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The Heart and Vascular nursing staff on 4 Anderson South is celebrating because they have gone one full year without a central line-associated blood stream infection – or CLABSI – in their patients. To be specific, the number is 413 days (as of March 1, 2013) and climbing.

According to the CDC, an estimated 41,000 central line-associated bloodstream infections (CLABSI) occur in U.S. hospitals each year.1 These infections are usually serious, typically causing a prolonged hospital stay, increased cost, and increased risk of morbidity and mortality.

CLABSI’s occur when a central venous catheter (CVC) is used. A CVC is an integral part of modern health care throughout the world, allowing for the administration of intravenous fluids, blood products, medications, and parenteral nutrition, as well as providing access for hemodialysis and hemodynamic monitoring.

However, their use is associated with the risk of bloodstream infections caused by microorganisms on the external surface of the device or microorganisms entering the fluid pathway when the device is inserted or manipulated after insertion.

To reach this milestone, the staff in the CTSU is very diligent when it comes to central line care. When they had their last central line infection over a year ago, they investigated all of the possible causes then reeducated the staff through presentations and an educational board on the unit.

Tracie Rivet, Nurse Manager of the CTSU, explains, “Our unit-based Clinical Practice Committee put a major emphasis on changing the claves when we changed the IV tubing and ensuring the dressing over the site was always clean and secure.”

A clave is a locking, needleless device attached to a catheter that keeps the veins and arteries readily available for administration of medication and fluids after initial venous or arterial access is established.

Rivet adds, “Our infection control liaisons validated that the staff knew proper techniques for the disinfecting of the clave prior to use. We also made this an area of focus for our new nurses on a unit orientation day.”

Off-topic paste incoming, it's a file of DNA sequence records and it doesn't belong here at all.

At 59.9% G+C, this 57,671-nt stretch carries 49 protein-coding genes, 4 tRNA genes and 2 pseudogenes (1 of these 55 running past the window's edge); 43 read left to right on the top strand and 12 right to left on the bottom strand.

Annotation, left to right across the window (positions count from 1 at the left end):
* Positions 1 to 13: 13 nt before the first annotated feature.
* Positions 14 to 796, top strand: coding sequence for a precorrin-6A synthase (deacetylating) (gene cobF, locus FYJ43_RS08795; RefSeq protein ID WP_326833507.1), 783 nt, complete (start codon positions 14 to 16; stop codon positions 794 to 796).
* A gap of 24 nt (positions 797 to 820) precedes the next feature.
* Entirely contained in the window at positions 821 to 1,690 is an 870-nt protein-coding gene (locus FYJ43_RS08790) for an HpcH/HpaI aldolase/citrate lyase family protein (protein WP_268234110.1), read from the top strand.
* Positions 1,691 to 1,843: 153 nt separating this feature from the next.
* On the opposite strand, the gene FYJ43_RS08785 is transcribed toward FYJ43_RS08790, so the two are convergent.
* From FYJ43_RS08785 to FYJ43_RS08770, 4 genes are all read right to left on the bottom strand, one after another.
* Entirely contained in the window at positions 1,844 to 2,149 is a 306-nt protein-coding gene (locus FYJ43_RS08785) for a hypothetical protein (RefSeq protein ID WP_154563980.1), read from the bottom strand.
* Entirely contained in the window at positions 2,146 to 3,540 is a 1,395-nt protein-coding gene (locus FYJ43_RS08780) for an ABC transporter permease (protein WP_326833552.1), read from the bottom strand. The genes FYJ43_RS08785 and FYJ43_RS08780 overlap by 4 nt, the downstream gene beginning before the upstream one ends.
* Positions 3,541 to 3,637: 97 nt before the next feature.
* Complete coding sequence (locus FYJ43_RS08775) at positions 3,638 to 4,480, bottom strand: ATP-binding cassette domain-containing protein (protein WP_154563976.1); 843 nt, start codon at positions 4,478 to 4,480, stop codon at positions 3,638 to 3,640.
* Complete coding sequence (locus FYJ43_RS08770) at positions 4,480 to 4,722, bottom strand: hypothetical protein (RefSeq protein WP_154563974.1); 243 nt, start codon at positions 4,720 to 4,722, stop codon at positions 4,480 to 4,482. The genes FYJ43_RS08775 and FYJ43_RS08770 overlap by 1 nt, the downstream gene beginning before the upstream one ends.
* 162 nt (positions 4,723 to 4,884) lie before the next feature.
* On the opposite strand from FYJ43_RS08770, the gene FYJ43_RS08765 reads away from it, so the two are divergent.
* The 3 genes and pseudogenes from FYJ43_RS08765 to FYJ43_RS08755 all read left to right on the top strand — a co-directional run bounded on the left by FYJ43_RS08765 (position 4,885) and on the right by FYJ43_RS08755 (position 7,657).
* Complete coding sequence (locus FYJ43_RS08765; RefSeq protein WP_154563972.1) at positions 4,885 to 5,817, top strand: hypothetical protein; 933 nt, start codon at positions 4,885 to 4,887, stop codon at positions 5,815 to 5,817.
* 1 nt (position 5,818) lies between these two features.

“We reached this milestone because of our hard work and dedication,” says Rivet. “We had creative ideas, we focused on education and kept this issue on the forefront for the past year. Our unit had the highest use of central lines compared to the other stepdown units in our hospital in 2012. The nursing staff has really taken ownership over this and should be very proud of this accomplishment.”

4 Anderson South is also closing in another milestone – One Year without a catheter-associated urinary tract infection (CAUTI). Currently, they have gone 357 days (as of March 1, 2013) without a CAUTI.

The CDC estimates that among urinary tract infections acquired in the hospital, approximately 75% are associated with a urinary catheter. Complications associated with CAUTI cause discomfort to the patient, prolonged hospital stay, and increased cost and mortality2. Each year, more than 13,000 deaths are associated with UTIs.3

“These outstanding quality numbers exemplify the outstanding nursing care on our unit,” stresses Rivet. “The nurses, nursing assistants and leadership team are dedicated to providing the best patient care with a strong focus on patient safety. It has been wonderful to see all of us come together as a team to accomplish these amazing successes.”


1CDC Vital Signs. Making healthcare safer: reducing bloodstream infections. March 2011. Available at:

2Scott Rd. The Direct Medical Costs of Healthcare-Associated Infections in U.S. Hospitals and the Benefits of Prevention, 2009. Division of Healthcare Quality Promotion, National Center for Preparedness, Detection, and Control of Infectious Diseases, Coordinating Center for Infectious Diseases, Centers for Disease Control and Prevention, February 2009.

3Klevens RM, Edward JR, et al. Estimating health care-associated infections and deaths in U.S. hospitals, 2002. Public Health Reports 2007;122:160-166.